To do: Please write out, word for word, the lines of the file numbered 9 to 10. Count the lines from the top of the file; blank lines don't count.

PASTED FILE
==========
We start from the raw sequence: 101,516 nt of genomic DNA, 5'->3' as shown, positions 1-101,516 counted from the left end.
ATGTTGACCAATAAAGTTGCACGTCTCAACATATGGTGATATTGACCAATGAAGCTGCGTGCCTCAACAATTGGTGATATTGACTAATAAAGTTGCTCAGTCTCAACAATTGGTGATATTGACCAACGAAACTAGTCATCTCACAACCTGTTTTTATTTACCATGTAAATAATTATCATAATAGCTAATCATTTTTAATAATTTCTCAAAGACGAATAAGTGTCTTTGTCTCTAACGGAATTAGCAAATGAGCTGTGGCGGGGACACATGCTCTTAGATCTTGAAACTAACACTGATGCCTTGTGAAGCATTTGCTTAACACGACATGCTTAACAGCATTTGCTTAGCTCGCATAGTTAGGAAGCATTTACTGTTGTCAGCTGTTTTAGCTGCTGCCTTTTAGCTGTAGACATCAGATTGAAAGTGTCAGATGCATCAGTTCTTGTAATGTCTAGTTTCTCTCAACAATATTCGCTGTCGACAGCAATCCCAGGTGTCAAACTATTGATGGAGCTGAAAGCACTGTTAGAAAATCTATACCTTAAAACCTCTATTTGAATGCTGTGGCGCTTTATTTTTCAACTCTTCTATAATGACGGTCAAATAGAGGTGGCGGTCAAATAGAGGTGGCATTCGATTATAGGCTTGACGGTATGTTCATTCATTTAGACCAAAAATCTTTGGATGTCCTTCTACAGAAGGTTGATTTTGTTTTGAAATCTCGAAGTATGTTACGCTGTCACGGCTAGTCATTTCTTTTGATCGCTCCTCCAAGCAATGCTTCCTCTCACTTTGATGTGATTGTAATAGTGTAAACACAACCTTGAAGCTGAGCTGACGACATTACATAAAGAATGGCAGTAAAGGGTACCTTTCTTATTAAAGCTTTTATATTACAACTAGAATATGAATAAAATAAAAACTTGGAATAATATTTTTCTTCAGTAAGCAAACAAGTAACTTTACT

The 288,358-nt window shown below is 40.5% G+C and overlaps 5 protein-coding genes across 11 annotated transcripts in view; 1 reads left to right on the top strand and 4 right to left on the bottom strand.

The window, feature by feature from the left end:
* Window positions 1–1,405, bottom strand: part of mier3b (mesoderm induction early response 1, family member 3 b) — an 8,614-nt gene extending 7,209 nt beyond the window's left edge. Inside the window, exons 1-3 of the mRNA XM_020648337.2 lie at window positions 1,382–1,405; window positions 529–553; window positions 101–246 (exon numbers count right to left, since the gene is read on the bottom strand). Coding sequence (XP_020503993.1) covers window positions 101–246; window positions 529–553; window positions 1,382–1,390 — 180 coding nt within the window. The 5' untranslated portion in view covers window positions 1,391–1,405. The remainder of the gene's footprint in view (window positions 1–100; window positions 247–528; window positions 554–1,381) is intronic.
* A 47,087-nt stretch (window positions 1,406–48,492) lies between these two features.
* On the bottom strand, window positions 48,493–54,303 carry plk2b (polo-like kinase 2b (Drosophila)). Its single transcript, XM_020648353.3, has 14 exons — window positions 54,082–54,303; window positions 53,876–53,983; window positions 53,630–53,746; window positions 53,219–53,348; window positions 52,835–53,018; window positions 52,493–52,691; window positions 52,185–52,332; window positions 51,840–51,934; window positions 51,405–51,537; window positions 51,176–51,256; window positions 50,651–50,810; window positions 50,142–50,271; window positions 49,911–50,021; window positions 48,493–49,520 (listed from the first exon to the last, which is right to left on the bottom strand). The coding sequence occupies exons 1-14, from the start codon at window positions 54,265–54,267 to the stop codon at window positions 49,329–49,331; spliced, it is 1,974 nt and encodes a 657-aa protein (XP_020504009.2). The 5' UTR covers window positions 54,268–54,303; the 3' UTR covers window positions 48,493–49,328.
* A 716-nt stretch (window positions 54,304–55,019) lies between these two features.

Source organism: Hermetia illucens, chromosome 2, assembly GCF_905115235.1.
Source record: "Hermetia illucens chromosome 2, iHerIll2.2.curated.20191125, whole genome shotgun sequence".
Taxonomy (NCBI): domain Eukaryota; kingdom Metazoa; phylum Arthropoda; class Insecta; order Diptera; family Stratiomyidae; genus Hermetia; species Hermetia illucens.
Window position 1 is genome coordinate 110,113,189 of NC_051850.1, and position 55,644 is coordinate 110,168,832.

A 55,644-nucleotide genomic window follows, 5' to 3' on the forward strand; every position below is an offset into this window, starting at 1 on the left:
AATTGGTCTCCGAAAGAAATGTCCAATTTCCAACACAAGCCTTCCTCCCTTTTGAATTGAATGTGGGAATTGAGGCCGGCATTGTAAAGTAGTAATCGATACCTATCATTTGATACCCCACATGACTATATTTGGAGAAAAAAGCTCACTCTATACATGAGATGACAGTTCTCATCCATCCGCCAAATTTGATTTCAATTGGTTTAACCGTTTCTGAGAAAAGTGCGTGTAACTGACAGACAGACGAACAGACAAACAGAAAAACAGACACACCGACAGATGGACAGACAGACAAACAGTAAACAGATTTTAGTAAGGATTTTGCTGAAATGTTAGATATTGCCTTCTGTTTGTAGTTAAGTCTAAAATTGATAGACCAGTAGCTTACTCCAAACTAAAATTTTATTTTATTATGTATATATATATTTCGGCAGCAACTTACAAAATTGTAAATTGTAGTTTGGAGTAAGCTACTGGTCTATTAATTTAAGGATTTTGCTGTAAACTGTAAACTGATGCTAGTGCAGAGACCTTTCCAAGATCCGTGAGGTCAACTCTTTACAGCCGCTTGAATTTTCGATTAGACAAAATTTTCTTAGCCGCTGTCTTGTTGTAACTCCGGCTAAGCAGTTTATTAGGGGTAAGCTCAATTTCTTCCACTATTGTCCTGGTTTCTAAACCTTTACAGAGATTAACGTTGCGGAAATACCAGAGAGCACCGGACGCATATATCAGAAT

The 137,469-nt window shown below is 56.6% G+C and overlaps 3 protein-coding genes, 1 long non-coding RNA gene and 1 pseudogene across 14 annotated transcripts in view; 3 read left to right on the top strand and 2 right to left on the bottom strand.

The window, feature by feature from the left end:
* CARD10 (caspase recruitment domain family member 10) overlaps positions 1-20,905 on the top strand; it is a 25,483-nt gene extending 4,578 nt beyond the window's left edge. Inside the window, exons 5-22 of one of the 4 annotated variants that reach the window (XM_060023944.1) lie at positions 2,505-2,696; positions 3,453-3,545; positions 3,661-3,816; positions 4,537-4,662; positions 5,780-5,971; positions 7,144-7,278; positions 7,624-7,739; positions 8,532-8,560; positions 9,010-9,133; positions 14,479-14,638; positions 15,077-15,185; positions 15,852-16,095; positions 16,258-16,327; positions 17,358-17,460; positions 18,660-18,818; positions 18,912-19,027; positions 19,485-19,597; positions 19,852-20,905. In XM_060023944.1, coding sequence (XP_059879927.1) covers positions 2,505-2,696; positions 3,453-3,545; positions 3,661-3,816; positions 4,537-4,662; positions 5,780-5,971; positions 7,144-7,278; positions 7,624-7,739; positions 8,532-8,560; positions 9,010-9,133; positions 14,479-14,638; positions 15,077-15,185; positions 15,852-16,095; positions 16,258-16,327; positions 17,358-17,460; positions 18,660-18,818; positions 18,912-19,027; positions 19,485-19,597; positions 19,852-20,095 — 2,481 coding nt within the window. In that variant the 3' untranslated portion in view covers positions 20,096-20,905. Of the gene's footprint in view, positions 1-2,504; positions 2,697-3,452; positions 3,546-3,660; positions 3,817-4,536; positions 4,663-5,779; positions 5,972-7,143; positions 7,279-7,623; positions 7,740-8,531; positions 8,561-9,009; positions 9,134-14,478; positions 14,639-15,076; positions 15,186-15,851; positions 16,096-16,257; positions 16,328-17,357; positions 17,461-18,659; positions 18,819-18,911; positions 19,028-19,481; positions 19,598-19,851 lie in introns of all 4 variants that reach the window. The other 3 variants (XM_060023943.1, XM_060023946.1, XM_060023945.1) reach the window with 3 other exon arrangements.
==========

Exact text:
Source organism: Hermetia illucens, chromosome 2, assembly GCF_905115235.1.
Source record: "Hermetia illucens chromosome 2, iHerIll2.2.curated.20191125, whole genome shotgun sequence".